Well, what do you know? Northern Rock, the first British lender to go completely pear-shaped and take a massive bail-out from the taxpayer, continued to make ‘risky’ loans after it was bailed out.

Yes, and so what? The National Audit Office says that an underprepared Treasury failed to properly assess risks, carry out its own due diligence or challenge overoptimistic business plans after nationalising the lender in February 2008.

Tory Edward Leigh, the chairman of Parliament’s public accounts select committee, is scathing about the Treasury’s failure to clamp down on the riskier loans.

In fact, everybody who should have noticed that something was wrong with a banking system that was more and more reliant on risky investments to deliver the massive returns that investors were demanding is now having a right old go at the government policy of trying to restart a burst bubble.

But, in a severely limited defence of the government, all of today’s critics were just as committed to the restart. Capitalism’s apologists couldn’t believe, at the start of the finance system’s collapse, that the merry-go-round was grinding to a halt, that the super-profits which the shareholders and speculators had been squeezing out of the system by trading on ever-riskier finance packages with the resulting ever-higher margins could ever end.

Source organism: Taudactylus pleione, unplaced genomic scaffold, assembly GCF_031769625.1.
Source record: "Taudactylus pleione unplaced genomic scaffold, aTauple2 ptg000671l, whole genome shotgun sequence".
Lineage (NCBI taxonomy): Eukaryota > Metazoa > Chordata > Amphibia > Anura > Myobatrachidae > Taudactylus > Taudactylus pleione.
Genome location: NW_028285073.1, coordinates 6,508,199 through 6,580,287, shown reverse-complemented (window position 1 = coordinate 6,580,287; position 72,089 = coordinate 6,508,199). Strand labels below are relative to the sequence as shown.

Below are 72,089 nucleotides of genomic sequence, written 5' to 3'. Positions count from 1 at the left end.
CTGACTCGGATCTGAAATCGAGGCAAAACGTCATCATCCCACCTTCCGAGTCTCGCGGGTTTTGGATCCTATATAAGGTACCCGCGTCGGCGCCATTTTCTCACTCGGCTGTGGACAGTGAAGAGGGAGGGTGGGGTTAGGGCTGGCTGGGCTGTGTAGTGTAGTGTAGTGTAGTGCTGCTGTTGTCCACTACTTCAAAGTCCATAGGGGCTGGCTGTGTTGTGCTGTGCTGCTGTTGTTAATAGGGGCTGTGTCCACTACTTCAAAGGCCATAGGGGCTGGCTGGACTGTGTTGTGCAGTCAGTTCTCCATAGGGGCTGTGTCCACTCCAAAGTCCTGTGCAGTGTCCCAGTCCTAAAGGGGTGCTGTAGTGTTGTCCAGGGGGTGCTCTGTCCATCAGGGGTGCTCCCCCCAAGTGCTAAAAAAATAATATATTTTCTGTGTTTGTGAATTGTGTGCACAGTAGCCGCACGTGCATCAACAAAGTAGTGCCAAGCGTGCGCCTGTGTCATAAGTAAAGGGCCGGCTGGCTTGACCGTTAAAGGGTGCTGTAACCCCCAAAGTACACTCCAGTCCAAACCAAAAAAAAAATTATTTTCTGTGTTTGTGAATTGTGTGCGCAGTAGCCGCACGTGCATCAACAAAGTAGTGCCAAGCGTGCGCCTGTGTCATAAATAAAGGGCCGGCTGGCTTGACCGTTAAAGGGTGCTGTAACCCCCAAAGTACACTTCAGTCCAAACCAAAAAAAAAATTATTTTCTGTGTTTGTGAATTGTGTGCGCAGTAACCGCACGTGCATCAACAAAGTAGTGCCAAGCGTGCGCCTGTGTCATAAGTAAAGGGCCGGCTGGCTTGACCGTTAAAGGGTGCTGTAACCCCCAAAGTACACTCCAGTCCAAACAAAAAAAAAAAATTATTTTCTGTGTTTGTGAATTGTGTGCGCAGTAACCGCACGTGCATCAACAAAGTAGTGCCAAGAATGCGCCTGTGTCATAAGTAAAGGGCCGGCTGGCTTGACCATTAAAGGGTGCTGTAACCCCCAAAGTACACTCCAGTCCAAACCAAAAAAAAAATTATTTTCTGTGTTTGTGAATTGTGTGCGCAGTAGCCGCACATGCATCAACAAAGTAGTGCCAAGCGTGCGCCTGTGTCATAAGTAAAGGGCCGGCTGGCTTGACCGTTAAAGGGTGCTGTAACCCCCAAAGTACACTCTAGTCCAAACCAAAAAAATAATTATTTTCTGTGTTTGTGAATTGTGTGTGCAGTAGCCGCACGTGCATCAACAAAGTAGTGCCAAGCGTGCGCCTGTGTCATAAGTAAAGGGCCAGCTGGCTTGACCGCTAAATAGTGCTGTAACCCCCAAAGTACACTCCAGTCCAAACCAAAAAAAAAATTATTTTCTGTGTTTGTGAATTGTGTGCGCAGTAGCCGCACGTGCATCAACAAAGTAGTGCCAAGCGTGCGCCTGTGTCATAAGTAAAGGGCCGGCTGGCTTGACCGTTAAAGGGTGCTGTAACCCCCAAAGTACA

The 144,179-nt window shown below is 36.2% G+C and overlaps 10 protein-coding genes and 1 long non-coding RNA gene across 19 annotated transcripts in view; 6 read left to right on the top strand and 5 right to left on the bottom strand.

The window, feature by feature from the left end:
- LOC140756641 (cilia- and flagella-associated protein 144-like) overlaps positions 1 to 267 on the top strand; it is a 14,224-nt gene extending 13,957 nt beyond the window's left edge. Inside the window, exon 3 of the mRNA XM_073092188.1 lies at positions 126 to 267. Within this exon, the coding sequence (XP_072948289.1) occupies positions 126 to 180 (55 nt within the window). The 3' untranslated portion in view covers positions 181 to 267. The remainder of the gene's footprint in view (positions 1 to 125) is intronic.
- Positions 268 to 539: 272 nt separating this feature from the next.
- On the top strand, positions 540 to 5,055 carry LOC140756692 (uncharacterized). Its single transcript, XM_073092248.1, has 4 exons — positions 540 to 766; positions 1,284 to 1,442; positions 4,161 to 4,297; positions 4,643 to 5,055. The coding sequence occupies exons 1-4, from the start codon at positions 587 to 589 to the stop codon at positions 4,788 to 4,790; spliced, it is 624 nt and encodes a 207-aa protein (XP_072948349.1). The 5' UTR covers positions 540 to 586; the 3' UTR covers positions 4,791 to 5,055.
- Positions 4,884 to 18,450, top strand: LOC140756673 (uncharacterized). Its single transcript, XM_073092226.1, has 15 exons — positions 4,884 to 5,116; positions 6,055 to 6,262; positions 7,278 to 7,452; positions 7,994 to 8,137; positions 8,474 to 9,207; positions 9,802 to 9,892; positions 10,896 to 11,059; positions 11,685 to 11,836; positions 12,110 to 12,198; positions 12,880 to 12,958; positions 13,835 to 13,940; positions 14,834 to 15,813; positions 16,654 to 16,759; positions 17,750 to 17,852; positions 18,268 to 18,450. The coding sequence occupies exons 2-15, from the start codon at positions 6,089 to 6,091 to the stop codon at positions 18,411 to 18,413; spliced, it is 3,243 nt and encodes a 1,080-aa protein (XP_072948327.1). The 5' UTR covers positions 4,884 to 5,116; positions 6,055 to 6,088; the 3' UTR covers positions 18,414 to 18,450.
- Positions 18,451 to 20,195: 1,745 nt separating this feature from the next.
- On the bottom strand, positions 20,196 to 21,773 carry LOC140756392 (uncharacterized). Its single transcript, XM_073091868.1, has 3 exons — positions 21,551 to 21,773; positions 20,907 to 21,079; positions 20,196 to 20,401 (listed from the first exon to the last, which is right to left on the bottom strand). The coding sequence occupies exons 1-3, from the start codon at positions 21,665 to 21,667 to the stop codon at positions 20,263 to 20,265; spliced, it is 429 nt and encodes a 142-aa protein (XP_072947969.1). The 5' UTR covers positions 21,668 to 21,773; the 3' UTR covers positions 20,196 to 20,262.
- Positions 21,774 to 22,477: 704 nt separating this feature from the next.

No-one comprehended, or wanted to admit, that capitalism had shot itself right in the foot.

But what else was Gordon Brown’s government to do? It was committed to the free market and the free market had, in its terms, delivered.

Growth had continued, profits had been pouring into the City, there had been enough cash about to keep paying working people just enough to keep them quiet, well, for most of the time.

And there was even sufficient surplus to prosecute the odd imperialist war and keep George W happy and onside. Tony Blair had managed to become a hero of the New American Century. Why couldn’t Gordon Brown get a slice of that action? Well, it was the economy, stupid. Capitalism ceased to trust itself.

The capitalists, whose fragile alliance is always based on self-interest, discovered that they really didn’t like or trust each other. And the whole operation went down the pan.

And what are we left with? Edward Leigh saying that Labour got it wrong and that the system would have been OK if only the government hadn’t trusted the banks which are the heart of their system.

Northern Rock, doing as it was told at the time and trying to continue a system which had failed, but to which there was no alternative, in the government’s limited view. The Lib Dems criticising, but only until their bluff was called. The Tories, attacking the new Labour policies that they have faithfully supported in Parliament.

And new Labour, which had put all its housing eggs into the owner-occupier basket but, at the same time, collaborated with bosses to keep wages rising at a slower rate than house prices.

To that end, they privatised social housing and demolished council building programmes to keep prices high enough to fund the housing association privateers.

What else could Mr Brown’s sell-out mates do?

Not a lot, really, unless they remembered and implemented the basic principle of a socialist economy – social provision for use, not for profit.

Mind you, that presumes that they knew it in the first place, and that is the most doubtful thing of all.